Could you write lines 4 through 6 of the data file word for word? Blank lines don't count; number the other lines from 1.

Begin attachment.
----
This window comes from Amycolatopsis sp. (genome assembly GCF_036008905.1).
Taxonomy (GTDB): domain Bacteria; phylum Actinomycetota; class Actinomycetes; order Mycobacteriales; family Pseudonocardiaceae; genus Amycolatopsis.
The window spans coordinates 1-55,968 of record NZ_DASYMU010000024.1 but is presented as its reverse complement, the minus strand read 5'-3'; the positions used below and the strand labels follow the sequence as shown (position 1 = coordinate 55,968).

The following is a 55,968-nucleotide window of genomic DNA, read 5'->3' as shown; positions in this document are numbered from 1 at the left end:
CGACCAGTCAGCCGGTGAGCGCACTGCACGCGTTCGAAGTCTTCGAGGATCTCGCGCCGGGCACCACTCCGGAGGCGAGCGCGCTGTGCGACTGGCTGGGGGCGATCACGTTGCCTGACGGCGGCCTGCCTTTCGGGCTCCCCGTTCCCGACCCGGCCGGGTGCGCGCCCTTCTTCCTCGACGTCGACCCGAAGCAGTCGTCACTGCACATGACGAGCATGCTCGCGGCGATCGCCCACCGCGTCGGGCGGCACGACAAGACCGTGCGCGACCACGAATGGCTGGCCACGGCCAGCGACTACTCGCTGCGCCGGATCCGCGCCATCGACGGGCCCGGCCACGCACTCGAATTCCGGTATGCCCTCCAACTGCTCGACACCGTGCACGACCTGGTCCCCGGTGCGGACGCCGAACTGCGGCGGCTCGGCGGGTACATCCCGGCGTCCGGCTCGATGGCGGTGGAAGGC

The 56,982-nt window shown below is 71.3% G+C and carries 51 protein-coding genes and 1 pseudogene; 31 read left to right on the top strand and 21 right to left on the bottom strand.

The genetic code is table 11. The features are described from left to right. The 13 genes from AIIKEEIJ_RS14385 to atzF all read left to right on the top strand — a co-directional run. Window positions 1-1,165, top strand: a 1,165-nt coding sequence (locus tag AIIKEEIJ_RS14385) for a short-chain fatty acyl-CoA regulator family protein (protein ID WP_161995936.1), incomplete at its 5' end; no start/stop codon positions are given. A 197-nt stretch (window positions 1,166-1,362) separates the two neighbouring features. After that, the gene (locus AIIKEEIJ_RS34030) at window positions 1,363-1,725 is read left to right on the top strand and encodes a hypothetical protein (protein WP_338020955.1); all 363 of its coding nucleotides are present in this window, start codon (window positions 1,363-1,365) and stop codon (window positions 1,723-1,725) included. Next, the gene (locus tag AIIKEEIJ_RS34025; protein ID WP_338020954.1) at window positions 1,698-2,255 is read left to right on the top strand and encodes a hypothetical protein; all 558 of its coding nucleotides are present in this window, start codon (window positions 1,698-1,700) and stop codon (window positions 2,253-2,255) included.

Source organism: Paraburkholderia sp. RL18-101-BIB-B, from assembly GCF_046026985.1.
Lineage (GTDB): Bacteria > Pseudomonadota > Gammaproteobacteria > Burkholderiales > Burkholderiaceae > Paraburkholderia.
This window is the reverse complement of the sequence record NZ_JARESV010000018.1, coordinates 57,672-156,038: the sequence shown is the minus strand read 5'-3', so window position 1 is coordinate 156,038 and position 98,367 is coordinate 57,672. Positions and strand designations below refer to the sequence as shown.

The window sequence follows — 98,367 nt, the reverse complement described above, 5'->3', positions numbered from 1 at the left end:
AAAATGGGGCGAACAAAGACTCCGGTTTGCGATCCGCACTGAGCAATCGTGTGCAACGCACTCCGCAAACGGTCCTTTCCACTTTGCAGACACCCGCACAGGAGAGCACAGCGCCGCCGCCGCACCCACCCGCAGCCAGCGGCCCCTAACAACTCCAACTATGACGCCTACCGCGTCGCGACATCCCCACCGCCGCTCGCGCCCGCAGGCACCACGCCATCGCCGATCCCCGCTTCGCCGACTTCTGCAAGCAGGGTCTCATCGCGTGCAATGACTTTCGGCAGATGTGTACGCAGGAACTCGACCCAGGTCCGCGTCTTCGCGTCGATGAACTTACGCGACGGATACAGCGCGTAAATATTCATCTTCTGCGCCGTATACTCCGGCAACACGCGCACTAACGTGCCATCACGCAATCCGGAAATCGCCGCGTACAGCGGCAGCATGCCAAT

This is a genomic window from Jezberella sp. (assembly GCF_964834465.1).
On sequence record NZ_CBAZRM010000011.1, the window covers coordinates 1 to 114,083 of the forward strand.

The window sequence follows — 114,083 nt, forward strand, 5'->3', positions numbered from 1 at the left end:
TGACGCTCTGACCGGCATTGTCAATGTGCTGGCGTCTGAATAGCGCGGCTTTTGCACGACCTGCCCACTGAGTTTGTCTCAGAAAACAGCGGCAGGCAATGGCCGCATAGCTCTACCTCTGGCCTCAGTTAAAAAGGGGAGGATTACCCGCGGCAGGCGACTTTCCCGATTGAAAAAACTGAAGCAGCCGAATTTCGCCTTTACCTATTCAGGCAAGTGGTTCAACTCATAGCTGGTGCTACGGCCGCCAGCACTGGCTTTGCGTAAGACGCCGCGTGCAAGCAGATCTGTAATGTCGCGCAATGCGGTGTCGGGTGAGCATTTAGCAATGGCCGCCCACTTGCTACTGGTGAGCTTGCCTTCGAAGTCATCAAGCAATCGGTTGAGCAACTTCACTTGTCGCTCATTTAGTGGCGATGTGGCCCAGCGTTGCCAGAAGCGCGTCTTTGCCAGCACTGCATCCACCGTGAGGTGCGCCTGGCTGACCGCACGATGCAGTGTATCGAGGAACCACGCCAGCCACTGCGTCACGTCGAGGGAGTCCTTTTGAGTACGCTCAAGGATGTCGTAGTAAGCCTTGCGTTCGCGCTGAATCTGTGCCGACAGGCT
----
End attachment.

The following is a 55,968-nucleotide window of genomic DNA, read 5'->3' as shown; positions in this document are numbered from 1 at the left end:
CGACCAGTCAGCCGGTGAGCGCACTGCACGCGTTCGAAGTCTTCGAGGATCTCGCGCCGGGCACCACTCCGGAGGCGAGCGCGCTGTGCGACTGGCTGGGGGCGATCACGTTGCCTGACGGCGGCCTGCCTTTCGGGCTCCCCGTTCCCGACCCGGCCGGGTGCGCGCCCTTCTTCCTCGACGTCGACCCGAAGCAGTCGTCACTGCACATGACGAGCATGCTCGCGGCGATCGCCCACCGCGTCGGGCGGCACGACAAGACCGTGCGCGACCACGAATGGCTGGCCACGGCCAGCGACTACTCGCTGCGCCGGATCCGCGCCATCGACGGGCCCGGCCACGCACTCGAATTCCGGTATGCCCTCCAACTGCTCGACACCGTGCACGACCTGGTCCCCGGTGCGGACGCCGAACTGCGGCGGCTCGGCGGGTACATCCCGGCGTCCGGCTCGATGGCGGTGGAAGGC

The 56,982-nt window shown below is 71.3% G+C and carries 51 protein-coding genes and 1 pseudogene; 31 read left to right on the top strand and 21 right to left on the bottom strand.